England must ignore frustrations and welcome Stokes back

The return of the prodigal son is one of the best known of Jesus’ parables and is constantly referenced throughout society. When one looks past the moral of forgiveness, however, there is always a sympathy for the good son who has stuck by his father through thick and thin, while his brother is off living a life of pleasure, wasting his fortune.

As the prodigal son is welcomed back with open arms, the loyal son is pushed to the periphery. Does he not feel some jealousy that his devotion goes unrecognised in the face of his brother’s return?

It is likely that the England cricket players must be feeling a similar sense of envy at the media buzz surrounding the return of Ben Stokes. The coaches have come out trumpeting his world-class skills and his efforts to get up to speed. The party line is that the players have been similarly welcoming of Stokes, keen to have such a talented player back in their ranks: a boisterous character back with the squad.

Yet, in the privacy of their own minds there must be a soupçon of anger about the return of a player whose absence was caused by his own misdemeanours. While Stokes would have undoubtedly loved to have been in Australia with the team this Christmas, he only has himself to blame for his absence.

So, when the team meet ahead of the upcoming series with New Zealand, Chris Woakes would be forgiven for casting an envious look across the room at his fellow all-rounder, remembering those long days toiling in the field bowling over after over in the Australian heat. Joe Root could not be blamed for chiding his star player and vice-captain for leaving his team short of energy and inspiration for long periods of the winter’s seemingly endless struggle.

As professionals, it is unlikely that the players will let such frustrations ruin their chances of success in New Zealand on the final leg of this gargantuan tour of the Antipodes, but fans will eagerly await this generation’s inevitable auto-biographies to hear if disturbances like this affected the team dynamic.

Almost unanimously, the players would accept that the team is stronger with Stokes on the field, with the only dissenting voice likely to come from the unfortunate soul he replaces. So, even if they are envious of his extended winter holiday while they were struggling in the sun, they will forget it as soon as they cross the boundary.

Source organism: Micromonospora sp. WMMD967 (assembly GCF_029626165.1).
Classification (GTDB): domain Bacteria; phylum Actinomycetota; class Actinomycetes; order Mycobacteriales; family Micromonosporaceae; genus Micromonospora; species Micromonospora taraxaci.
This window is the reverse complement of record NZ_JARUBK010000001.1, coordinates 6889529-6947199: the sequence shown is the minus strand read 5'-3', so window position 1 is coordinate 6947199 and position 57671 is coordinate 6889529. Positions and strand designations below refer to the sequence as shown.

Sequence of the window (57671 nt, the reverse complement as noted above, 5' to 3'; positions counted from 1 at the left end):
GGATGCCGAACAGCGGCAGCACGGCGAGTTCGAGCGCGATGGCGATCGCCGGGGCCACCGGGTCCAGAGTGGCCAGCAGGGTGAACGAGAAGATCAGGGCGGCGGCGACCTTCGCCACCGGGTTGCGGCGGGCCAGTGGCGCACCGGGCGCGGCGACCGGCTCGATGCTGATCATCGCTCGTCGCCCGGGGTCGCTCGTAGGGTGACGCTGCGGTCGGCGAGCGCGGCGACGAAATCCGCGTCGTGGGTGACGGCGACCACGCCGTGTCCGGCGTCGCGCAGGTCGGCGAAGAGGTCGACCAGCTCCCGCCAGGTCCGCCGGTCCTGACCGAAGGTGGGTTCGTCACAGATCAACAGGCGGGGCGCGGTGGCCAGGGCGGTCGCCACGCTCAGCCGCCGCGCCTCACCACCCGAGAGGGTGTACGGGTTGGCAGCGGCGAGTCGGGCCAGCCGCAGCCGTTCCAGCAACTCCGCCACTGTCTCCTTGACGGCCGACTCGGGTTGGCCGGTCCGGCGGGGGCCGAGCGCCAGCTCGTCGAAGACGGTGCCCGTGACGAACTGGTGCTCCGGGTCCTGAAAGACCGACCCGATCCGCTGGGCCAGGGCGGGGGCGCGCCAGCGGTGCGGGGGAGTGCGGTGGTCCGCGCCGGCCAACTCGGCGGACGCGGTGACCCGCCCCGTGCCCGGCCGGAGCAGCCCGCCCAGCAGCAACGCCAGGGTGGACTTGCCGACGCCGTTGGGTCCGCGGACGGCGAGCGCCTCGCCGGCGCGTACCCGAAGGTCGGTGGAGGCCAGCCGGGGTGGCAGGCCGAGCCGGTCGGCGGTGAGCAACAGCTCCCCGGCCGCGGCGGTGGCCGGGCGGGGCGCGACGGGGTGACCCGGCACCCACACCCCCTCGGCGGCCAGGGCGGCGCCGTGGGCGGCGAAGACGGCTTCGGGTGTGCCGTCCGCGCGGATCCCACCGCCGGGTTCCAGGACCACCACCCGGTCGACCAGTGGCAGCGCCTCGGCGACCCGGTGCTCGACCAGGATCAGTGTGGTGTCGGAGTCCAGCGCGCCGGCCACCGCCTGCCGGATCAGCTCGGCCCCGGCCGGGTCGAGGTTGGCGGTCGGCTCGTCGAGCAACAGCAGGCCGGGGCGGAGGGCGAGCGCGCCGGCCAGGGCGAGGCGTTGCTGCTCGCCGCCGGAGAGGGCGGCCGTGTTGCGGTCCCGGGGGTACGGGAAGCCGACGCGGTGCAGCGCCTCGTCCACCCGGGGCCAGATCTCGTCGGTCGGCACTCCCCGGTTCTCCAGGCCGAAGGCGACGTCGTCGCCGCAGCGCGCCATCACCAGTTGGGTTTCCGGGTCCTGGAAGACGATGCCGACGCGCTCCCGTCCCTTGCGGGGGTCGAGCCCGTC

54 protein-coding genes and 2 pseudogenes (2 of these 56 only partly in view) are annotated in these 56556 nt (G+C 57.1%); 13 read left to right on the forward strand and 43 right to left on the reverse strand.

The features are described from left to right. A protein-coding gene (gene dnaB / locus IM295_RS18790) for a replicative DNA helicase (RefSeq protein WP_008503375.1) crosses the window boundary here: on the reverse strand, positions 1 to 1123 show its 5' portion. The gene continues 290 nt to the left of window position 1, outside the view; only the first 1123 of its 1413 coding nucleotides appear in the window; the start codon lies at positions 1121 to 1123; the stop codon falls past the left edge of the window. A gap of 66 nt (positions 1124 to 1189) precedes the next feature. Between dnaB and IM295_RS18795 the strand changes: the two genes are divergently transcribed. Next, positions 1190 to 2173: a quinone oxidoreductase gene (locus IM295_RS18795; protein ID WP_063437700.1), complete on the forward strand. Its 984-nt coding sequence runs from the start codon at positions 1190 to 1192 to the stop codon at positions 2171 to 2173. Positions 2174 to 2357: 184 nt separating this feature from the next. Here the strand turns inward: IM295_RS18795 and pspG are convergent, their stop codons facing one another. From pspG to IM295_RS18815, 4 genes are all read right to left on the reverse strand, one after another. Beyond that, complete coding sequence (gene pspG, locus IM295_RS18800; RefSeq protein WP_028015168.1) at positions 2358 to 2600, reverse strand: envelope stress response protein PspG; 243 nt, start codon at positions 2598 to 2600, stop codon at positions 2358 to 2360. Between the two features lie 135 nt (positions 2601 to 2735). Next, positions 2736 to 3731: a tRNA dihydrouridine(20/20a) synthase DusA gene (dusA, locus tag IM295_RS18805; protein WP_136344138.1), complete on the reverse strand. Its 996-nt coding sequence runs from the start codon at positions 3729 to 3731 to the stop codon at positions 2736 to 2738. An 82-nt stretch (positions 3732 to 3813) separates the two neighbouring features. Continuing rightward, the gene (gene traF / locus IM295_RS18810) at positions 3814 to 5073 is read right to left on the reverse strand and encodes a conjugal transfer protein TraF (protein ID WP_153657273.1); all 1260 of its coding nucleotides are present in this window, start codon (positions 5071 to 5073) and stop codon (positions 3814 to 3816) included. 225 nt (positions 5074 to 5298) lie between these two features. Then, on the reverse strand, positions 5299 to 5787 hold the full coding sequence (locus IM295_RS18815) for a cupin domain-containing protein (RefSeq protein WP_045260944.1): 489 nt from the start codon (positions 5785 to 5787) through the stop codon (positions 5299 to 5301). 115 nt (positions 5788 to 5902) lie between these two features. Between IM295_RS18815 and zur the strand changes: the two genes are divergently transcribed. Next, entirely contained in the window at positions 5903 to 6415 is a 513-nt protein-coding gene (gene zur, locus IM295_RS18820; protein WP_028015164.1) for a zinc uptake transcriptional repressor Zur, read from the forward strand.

Now he has his lynchpin available again, Trevor Bayliss must put such fears of dissent to one side and blood him again. To leave such a superstar on the side lines would be absurd and any player who quarrels with that should be told to grow up or move aside. This is the brutal world of international sport and being a ‘good guy’ does not win you matches: you only need to ask the 2015 England rugby team for evidence of that.

This team has been crying out for Stokes’ leadership, talent and inspiration. He is the glue that holds them together and gives them the balance to turn them from an average side into a good one.

Stokes himself will be chomping at the bit to be unleashed against New Zealand and the Kiwis must fear that they will be on the receiving end of a redemption series in which Stokes dominates to firmly put himself back on the world stage.

Undoubtedly, Stokes will be hoping for such a fine return but expectations must be limited. While he is one of the most talented players in the world, such a long break from the game is going to leave one searching for form, especially when all eyes are trained upon their every move. Yet, given time, he is certain to produce the goods for England again.

Stokes’ return will be the making or breaking of him as well as, quite possibly, this England team, Bayliss and Director of Cricket, Andrew Strauss. All of them will put any frustrations to one side and hope that their prodigal son is rewarded with a glut of runs in place of the fatted calf. If Stokes produces the goods, then all will be forgotten and the team will be a happier place once again.

 

Image courtesy of Ben Sutherland

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